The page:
Health & Fitness – Shoes Matter

8-5-2016 11-46-50 AMMany factors contribute to falls among older adults, from medical problems like arthritis, osteoporosis, poor eyesight, Parkinson’s disease, and drowsiness caused by medications, to environmental conditions like poor lighting, slippery floors and unexpected obstacles. Falls can also be the result of weak muscles, but the biggest contributing factor to falls are shoes.

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Never wear shoes with slippery or worn outer soles. Avoid shoes with smooth leather or plastic soles, which can be slippery on carpets, wood and tile floors, and wet surfaces. Some fitness or athletic shoes made with synthetic soles, which may be ideal for exercising in a gym, can be extremely slippery on a damp or wet surface. Avoid heels.

Avoid wearing shoes and slippers that are loose or ill-fitting. Never wear slip-on shoes or flip-flops. I recommend always purchasing shoes that tie or fasten with buckles or Velcro. Shoes can stretch after they are worn even a short amount of time allowing your foot to slide or slip in the shoe. Laced shoes or shoes that fasten can be adjusted to accommodate orthotics, braces and swelling of the feet.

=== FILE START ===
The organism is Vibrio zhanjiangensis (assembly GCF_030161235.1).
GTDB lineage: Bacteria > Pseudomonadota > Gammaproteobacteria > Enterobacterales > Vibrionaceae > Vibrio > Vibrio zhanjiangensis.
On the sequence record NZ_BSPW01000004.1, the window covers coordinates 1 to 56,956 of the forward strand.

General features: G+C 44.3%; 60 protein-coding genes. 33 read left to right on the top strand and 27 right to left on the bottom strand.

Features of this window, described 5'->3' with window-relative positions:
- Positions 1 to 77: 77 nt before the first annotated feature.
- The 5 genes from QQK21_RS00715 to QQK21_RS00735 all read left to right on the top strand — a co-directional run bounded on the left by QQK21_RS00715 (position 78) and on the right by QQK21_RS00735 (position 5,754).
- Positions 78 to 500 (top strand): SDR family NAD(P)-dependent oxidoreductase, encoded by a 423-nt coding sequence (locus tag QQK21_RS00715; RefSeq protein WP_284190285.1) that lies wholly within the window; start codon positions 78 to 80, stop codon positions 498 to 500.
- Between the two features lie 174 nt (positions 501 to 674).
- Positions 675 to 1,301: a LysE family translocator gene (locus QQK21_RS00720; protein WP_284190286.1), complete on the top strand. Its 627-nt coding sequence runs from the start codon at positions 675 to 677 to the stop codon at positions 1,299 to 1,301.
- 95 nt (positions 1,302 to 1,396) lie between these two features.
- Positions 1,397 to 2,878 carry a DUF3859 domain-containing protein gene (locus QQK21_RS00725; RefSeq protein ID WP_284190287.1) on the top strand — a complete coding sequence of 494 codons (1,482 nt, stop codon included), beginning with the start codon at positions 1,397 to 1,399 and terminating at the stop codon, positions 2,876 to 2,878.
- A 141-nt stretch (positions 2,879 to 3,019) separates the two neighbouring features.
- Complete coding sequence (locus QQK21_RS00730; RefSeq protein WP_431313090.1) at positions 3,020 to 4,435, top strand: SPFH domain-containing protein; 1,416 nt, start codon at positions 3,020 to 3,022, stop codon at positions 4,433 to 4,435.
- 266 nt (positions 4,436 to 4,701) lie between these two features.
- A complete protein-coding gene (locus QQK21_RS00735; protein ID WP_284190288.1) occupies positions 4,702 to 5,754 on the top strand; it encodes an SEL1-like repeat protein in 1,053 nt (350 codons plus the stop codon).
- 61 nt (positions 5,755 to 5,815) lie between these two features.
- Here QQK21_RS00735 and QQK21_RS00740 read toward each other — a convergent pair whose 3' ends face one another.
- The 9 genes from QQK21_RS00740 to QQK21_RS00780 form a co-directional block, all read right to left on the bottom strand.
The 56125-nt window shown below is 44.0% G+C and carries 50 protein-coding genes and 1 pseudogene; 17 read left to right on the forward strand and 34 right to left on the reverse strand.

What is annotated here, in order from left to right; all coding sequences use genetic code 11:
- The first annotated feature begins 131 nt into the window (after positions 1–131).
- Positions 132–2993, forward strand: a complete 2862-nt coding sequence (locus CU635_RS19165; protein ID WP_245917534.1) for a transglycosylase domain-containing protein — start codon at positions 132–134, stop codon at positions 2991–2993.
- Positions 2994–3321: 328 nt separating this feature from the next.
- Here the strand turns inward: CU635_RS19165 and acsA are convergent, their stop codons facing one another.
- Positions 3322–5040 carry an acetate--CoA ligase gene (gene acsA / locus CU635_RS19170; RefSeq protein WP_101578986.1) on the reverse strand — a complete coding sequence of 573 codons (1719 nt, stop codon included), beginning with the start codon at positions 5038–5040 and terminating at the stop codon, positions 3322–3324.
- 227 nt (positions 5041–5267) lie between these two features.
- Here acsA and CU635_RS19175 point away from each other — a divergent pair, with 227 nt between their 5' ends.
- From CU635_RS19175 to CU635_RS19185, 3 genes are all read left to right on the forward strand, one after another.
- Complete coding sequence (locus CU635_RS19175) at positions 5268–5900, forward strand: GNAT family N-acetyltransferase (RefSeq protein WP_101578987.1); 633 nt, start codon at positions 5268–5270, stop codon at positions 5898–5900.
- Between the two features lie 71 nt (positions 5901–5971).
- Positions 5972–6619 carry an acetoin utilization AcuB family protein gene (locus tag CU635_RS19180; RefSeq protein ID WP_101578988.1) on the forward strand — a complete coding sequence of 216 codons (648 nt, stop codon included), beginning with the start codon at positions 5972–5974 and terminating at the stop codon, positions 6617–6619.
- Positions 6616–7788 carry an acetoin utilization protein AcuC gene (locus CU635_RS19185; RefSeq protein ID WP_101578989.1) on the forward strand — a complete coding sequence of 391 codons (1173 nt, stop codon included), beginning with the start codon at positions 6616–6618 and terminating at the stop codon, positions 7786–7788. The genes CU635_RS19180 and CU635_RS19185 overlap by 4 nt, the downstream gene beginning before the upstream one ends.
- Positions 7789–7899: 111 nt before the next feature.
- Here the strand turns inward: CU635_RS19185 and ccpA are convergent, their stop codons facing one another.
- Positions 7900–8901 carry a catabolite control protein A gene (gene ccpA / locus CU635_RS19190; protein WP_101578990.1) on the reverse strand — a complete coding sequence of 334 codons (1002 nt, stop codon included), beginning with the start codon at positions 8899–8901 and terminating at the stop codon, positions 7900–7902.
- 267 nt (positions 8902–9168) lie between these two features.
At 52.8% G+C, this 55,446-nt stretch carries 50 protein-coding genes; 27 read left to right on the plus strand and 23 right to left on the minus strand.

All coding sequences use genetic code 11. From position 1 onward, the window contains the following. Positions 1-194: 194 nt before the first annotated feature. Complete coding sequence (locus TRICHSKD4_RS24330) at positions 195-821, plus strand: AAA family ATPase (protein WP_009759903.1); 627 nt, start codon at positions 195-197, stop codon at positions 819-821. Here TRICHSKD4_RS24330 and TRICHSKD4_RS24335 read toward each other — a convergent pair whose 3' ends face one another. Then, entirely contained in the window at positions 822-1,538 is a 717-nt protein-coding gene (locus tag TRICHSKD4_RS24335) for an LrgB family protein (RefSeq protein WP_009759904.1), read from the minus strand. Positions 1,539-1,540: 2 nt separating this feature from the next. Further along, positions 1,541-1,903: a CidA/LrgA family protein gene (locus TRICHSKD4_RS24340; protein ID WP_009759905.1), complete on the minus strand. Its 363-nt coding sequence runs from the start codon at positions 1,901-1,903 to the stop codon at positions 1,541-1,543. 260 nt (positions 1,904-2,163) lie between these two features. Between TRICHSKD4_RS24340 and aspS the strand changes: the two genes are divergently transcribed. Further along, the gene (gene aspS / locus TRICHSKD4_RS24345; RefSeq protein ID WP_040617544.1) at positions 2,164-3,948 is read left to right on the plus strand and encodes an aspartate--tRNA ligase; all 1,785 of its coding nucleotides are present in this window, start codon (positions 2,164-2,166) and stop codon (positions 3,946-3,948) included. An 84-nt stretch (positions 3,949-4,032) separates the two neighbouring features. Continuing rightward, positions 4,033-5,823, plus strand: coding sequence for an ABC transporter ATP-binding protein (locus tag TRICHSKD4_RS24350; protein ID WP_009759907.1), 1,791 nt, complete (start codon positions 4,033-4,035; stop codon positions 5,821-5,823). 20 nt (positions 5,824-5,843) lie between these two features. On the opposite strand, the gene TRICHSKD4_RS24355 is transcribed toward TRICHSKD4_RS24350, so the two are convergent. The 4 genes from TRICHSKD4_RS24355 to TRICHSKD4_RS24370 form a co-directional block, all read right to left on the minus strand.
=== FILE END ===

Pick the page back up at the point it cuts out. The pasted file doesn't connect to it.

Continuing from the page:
When walking on carpets, avoid wearing shoes with heavy rubber lugs (lug soles are a type of outer sole found on heavy-duty and utility shoes such as hiking boots or work boots) that can catch on carpets, especially if you are one of those people who barely pick up his/her feet when walking. The rubber tips on the toes of running shoes can also cause a stumble on a carpeted surface.

For an all-around shoe, consider walking shoes, which provide good traction and support but do not have heavy soles or rubber over the toes. I recommend you visit shoe stores like Fleet Feet and ask them to fit you in a good walking shoe. Shoe size often changes with age as feet swell and spread. The shoes you are purchasing off the shelf may not be the correct size any more.
Although shoes with a lot of cushioning can make you feel as if you are walking on air, they can also make an older person unstable and are best avoided.
For more information about safe shoes, talk to a physician that specializes in foot care.
By: Janet Hunt
Janet Hunt is a Certified Personal Trainer and can be reached at 256-614-3530 to schedule an appointment.

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